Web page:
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Thursday, October 30, 2014

DEA Proposes Rescheduling Naloxegol

There have been several changes made to drug policy this year; perhaps the most important being the Drug Enforcement Administration’s (DEA) reclassification of hydrocodone combination products, such as Vicodin, to Schedule II. Reclassifying such drugs will hopefully reduce prescription drug abuse, by only allowing patients to receive the drugs for up to 90 days without receiving a new prescription.

Under the Controlled Substances Act, many of Schedule II drugs, both legal and illegal, can be derived from opium alkaloids; drugs such as oxycodone, hydrocodone and heroin are the most commonly abused. Powerful illegal narcotics like methamphetamine, as well as legal Adderall and Ritalin, are also considered Schedule II drugs. People caught illegally dealing or possessing Schedule II drugs face criminal penalties.

However, some believe that there are drugs that have been misclassified as Schedule II, such as the opiate-based painkiller naloxegol, according to The Hill. The Obama administration is proposing that naloxegol be removed from the federal drug schedule, citing research finding the medication “does not possess abuse or dependence potential.”

This fall, the Food and Drug Administration (FDA) approved naloxegol (Movantik) for treatment of opioid-induced constipation in adults with chronic non-cancer pain. Naloxegol’s manufacturer, AstraZeneca, submitted a petition seeking its removal from the Schedule II classification on grounds that the drug, prescribed for non-cancer chronic pain, is not prone to abuse. The DEA agreed with AstraZeneca’s findings that the drug does not meet Schedule II classification requirements.

A recommendation by the Department of Health and Human Services, and the DEA’s own analysis, the agency is now proposing to delist the drug.

“The DEA finds that these facts and all relevant data demonstrate that naloxegol does not possess abuse or dependence potential,” the DEA said. “Accordingly, the DEA finds that naloxegol does not meet the requirements for inclusion in any schedule, and should be removed from control under the CSA.”

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Tuesday, October 28, 2014

Social Hosting Laws Curb Underage Drinking

A new study has found that in areas where strict social hosting laws exist, teenagers are less likely to consume alcohol at parties. Social hosting laws are measures taken in communities to curb underage drinking by holding adults responsible if teens drink on their property. Parents can be held responsible for teenage drinking even if they claim they were unaware the drinking was occurring, reports Business Standard.

Researchers from the Prevention Research Center in Oakland, California examined 50 communities in California, half of which had social hosting laws. The findings showed that teens in communities that had strict social hosting laws were less likely to say they drank at parties.

“It does look like there is less-frequent drinking among teenagers in cities with stringent social host laws, even when other city and youth characteristics that are related to underage drinking are controlled for,” said lead researcher Mallie Paschall in a news release. “So these laws might be an effective strategy for reducing hazardous drinking.” Paschall points out that, “Most kids get alcohol from social sources, not commercial ones.”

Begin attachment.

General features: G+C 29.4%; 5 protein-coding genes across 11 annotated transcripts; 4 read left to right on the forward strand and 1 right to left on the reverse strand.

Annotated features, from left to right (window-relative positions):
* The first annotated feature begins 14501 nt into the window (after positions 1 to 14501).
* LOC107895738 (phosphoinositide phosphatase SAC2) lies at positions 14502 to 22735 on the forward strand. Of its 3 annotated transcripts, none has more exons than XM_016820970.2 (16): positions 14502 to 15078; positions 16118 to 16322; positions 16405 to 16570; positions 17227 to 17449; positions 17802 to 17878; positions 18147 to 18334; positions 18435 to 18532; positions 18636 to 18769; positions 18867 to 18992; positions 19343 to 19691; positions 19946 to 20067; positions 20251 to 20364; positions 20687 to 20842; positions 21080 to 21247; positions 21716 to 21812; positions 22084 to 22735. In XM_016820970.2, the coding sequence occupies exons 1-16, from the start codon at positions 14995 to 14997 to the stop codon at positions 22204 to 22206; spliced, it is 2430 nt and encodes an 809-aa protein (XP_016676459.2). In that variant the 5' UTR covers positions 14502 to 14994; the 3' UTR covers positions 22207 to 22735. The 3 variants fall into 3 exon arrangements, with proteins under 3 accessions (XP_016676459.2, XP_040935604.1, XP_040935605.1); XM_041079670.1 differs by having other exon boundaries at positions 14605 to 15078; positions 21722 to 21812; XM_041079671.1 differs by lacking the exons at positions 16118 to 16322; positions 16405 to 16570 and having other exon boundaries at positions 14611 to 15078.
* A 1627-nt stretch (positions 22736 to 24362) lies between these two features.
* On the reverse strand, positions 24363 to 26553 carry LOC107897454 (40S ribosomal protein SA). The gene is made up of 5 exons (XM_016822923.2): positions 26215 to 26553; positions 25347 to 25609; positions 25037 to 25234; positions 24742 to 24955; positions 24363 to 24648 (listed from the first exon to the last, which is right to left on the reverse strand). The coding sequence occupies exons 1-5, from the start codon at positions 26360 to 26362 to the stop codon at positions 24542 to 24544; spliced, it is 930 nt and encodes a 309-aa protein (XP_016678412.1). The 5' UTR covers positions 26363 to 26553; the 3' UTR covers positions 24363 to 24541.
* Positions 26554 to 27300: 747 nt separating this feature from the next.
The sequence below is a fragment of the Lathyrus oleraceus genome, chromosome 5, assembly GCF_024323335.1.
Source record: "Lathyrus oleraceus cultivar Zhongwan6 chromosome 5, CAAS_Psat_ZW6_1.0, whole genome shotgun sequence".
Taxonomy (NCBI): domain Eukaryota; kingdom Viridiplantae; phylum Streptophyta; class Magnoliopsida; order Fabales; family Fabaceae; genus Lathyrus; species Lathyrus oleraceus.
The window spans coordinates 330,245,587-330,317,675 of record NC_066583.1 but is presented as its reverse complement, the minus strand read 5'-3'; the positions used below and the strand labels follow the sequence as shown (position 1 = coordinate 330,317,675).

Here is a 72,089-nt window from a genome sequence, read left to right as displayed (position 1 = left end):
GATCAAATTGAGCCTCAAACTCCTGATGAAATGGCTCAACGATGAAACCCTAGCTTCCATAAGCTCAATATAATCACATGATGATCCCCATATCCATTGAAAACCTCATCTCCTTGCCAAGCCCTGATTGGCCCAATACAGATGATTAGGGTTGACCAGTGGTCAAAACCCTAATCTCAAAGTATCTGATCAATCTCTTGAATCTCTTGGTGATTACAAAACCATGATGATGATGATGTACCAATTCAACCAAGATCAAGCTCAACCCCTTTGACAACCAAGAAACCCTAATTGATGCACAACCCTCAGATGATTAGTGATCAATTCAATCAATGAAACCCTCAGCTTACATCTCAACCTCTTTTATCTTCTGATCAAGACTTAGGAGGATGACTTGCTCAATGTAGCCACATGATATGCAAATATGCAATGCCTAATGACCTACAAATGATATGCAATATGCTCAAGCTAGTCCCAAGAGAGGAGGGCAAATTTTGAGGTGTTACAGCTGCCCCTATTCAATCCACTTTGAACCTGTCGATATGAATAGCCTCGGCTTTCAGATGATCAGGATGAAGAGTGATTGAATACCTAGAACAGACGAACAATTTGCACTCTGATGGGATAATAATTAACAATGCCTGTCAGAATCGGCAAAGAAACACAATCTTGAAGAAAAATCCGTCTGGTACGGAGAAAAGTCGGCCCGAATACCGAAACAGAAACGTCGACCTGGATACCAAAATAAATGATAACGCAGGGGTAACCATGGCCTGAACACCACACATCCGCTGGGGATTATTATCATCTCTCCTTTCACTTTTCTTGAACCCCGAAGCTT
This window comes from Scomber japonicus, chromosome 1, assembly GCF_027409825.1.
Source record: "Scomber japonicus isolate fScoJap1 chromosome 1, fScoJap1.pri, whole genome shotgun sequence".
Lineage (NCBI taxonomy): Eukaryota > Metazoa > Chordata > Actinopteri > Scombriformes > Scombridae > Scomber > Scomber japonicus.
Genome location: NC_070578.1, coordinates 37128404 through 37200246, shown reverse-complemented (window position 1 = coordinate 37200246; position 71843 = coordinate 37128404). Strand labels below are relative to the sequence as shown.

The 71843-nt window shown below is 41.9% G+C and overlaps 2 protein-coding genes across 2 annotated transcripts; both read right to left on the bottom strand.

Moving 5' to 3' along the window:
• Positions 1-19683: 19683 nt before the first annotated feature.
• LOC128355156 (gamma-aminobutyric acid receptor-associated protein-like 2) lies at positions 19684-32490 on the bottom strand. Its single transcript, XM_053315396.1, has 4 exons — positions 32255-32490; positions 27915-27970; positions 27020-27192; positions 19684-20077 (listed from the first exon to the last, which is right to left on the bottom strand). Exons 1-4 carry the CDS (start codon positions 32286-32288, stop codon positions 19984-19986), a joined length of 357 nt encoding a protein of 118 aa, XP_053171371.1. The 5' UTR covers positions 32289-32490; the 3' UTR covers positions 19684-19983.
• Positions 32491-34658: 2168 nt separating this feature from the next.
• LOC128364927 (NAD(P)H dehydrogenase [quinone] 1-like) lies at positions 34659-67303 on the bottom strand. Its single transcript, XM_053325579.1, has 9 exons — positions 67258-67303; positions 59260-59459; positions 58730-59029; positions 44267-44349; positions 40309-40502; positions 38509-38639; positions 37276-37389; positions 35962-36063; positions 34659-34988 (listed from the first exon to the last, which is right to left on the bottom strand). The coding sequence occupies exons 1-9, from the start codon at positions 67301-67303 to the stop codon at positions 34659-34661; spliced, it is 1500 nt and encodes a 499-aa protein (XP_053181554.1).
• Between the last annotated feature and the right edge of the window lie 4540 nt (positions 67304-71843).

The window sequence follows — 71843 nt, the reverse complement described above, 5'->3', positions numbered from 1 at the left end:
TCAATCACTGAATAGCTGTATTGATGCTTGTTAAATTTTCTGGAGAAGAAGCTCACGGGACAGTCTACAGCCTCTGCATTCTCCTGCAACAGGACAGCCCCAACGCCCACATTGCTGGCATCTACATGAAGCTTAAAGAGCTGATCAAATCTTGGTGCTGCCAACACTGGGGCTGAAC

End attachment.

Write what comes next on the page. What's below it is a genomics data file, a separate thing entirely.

Adults can incur stiff civil penalties for providing alcohol to teens or by giving teenagers a safe haven to consume alcohol, according to the report. The penalties usually come in the form of large fines, which are quickly administered, Paschall said. In some communities, however, police are unwilling to enforce social hosting laws, either from lack of support from the public or from the local prosecutor’s office.

In the future, the researchers will look at the rates of teen drinking before and after social hosting laws are passed. They will also look at the effect social hosting laws have on teenage drunk driving.

The findings are published in the Journal of Studies on Alcohol and Drugs.

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Thursday, October 23, 2014

Supplements Containing Banned Drugs Still for Sale

Dietary supplements that have been recalled as the result of Food and Drug Administration (FDA) bans on the drugs they contain, often continue to be sold, sometimes for years after the recall, according to doctors at Harvard Medical School. More than 400 supplement brands containing banned pharmaceutical drugs have been identified by the FDA and recalls have been issued for 70 percent of them, according to Reuters.

The Harvard Medical School study looked at 27 supplements for sports enhancement, weight loss and sexual enhancement that were recalled between 2009 and 2012. The supplements were purchased from the manufacturers' websites at least eight months and up to four years after they were recalled.

The researchers found 18 of the 27 supplements still contained the banned pharmaceutical ingredient that got the drug recalled in the first place. Two-thirds of the supplements looked at in the study were manufactured in the United States, the article notes.

“There’s no question that these supplements that contain pharmaceuticals are not allowed to be sold, there are clear-cut laws,” lead author Dr. Pieter A. Cohen told Reuters.